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Thursday, July 18, 2024

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DLA Piper: Demand for PV installations in service model growing

More and more companies in Poland, mainly in the real estate and retail sectors, are interested in acquiring PV installations in a service model (PV as a Service – PVaaS). In addition to being able to reduce energy costs and operate more sustainably, service projects allow companies to reduce capital expenditure.

Installations in the service model do not require commercial property owners or their tenants to incur high start-up investment costs and provide a comprehensive service for the PV installation, from the energy and financial audit to the installation, connection, commissioning and servicing, as well as the transfer of ownership of the installation. The entrepreneur makes use of the PV installation installed at his or her premises by paying either a fixed subscription each month or a variable fee calculated on the basis of the degree of use of the installation.

“Currently, every second project we carry out in Poland follows the PVaaS formula. Three years ago, when we launched this model, we acquired customers for a total installation capacity of 5 MWp, and this year our ambition is to get close to 100 MWp,” says Ireneusz Kulka, Country Manager at EDP Energia Polska, a leading supplier of photovoltaic projects in Poland. 

“What is important for customers is that this service does not count towards the accounting balance and does not affect the credit rating. The company benefits from all the advantages of RES, i.e. it covers its own electricity needs at lower prices, while at the same time it has insurance, maintenance and replacement of system components provided by the supplier, which relieves it of the organizational burden.”

The demand for projects in the PVaaS model goes hand-in-hand with the dynamic development of the photovoltaic industry in Poland. According to the latest data from the Energy Market Agency, the installed capacity of photovoltaic sources in Poland amounted to 14.7 GW in July, a year-on-year increase of almost 40 per cent. Poland has been at the forefront of European countries in recent years in terms of the growth of installed capacity in this segment of the energy market.

According to DLA Piper’s experts, there are currently no significant barriers at the level of legal provisions that would impede the development of photovoltaics. On the contrary, successive regulatory changes are rather moving in the direction of easing and liberalizing regulations.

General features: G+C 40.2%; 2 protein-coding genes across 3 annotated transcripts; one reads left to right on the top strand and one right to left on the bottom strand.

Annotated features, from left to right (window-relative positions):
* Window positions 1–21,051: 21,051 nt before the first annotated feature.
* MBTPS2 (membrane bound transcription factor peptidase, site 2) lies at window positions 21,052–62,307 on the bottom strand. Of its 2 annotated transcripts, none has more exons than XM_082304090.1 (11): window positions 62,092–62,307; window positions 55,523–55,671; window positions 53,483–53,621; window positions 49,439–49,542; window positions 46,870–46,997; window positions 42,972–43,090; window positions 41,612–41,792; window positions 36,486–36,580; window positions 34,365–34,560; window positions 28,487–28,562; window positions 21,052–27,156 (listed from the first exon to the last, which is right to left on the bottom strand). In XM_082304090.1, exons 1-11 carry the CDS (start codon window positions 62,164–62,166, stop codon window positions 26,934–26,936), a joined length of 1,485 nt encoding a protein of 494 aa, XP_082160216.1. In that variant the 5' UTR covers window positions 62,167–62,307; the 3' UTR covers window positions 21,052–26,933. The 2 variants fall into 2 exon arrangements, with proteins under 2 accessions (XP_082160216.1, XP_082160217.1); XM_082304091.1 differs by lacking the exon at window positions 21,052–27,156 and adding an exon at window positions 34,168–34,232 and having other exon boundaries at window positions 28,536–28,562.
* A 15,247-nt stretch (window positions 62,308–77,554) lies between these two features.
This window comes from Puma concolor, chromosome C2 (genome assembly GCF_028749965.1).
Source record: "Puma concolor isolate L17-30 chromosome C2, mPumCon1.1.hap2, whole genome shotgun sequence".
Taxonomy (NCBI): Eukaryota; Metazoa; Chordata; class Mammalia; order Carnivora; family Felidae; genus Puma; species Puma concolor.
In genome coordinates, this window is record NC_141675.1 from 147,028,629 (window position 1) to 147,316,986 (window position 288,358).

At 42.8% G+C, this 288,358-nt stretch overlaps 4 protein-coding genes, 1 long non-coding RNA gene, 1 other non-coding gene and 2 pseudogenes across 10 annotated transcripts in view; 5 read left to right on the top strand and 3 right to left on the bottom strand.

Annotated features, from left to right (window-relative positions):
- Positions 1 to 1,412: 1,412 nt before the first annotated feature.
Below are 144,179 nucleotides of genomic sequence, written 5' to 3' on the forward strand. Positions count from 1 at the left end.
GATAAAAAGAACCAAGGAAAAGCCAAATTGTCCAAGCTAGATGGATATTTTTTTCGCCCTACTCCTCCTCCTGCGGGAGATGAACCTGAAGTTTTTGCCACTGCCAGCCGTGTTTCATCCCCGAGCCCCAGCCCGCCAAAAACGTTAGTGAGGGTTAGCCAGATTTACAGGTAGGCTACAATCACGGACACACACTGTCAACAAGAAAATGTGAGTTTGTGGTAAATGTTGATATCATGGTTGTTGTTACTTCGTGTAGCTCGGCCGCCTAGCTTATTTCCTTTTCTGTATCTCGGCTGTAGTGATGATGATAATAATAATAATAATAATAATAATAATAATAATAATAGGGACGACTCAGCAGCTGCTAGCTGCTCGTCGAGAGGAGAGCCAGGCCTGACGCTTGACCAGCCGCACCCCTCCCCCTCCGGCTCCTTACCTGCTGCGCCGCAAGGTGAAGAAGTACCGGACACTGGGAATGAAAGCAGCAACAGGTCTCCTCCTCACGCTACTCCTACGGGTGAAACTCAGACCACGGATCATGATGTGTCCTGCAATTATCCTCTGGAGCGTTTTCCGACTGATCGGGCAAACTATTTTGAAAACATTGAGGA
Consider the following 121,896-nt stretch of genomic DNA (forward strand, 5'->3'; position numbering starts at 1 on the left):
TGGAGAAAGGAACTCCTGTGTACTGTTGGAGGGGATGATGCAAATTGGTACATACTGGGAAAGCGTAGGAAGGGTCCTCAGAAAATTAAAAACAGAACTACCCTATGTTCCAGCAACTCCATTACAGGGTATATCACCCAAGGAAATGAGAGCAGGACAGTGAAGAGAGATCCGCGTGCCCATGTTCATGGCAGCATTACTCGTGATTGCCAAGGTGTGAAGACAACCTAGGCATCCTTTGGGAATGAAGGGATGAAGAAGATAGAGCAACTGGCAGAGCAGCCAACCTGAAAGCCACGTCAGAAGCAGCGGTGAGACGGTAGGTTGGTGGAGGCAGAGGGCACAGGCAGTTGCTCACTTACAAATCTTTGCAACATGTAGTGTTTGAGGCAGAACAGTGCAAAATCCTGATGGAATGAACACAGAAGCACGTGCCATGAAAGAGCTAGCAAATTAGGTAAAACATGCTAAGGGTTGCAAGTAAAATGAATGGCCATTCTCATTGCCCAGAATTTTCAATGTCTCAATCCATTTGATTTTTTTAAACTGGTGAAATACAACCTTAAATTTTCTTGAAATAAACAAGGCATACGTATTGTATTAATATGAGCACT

“In recent months, changes to the law have come into force that finally confirm that photovoltaic installations on the roofs of buildings generally do not require an environmental decision. Now, by default, any building can have this type of system installed, unless the local zoning plan explicitly prohibits it,” says Oskar Waluskiewicz, Partner and head of the energy practice at DLA Piper in Warsaw. 

“The issue of the timing of agreements with electricity system operators remains problematic. On the other hand, in the context of changes to direct line regulations aimed at simplifying and liberalizing procedures in the area of rooftop PV, improvements are also expected.”

Favorable regulatory changes came with the amendment of the Regulation on projects likely to have a significant impact on the environment and the Planning and Spatial Development Act. New regulations on the so-called ‘direct line,’ which are intended to facilitate the sale of electricity from owners of RES installations to customers connected to such installations, have emerged in recent weeks.

The development of renewable energy in the commercial sector will be fostered by high electricity prices, a drop in the price of new technological solutions, as well as regulations aimed at halting climate change.

“Until a few years ago, there was little investment in renewable projects, with the main motivation being an almost single-minded environmental awareness often perceived as a whim or fad. Nowadays, it is a decision that has business backing,” says Emilia Dębowska, Sustainability Director at Panattoni, a leading developer of industrial and logistics properties. 

“Regulator requirements and high energy prices are causing property owners and tenants to seek cost-beneficial solutions. Planned regulations, including the requirement for buildings to be partially self-sufficient in energy, as well as the increasingly favorable approach of banks to financing energy transition projects, are significantly accelerating the further development of photovoltaics,” she says. 

“In a few years’ time, buildings which do not meet ESG criteria, especially those which are not energy efficient, will be difficult to sell, which makes banks today more willing to provide financing for RES-related investments,” says Michał Bryszewski, Head of Property & Asset Management at Savills consultancy. 

“We are carefully analyzing the solutions available today and photovoltaic projects in the service formula are becoming a very valuable option for us,” he concludes.

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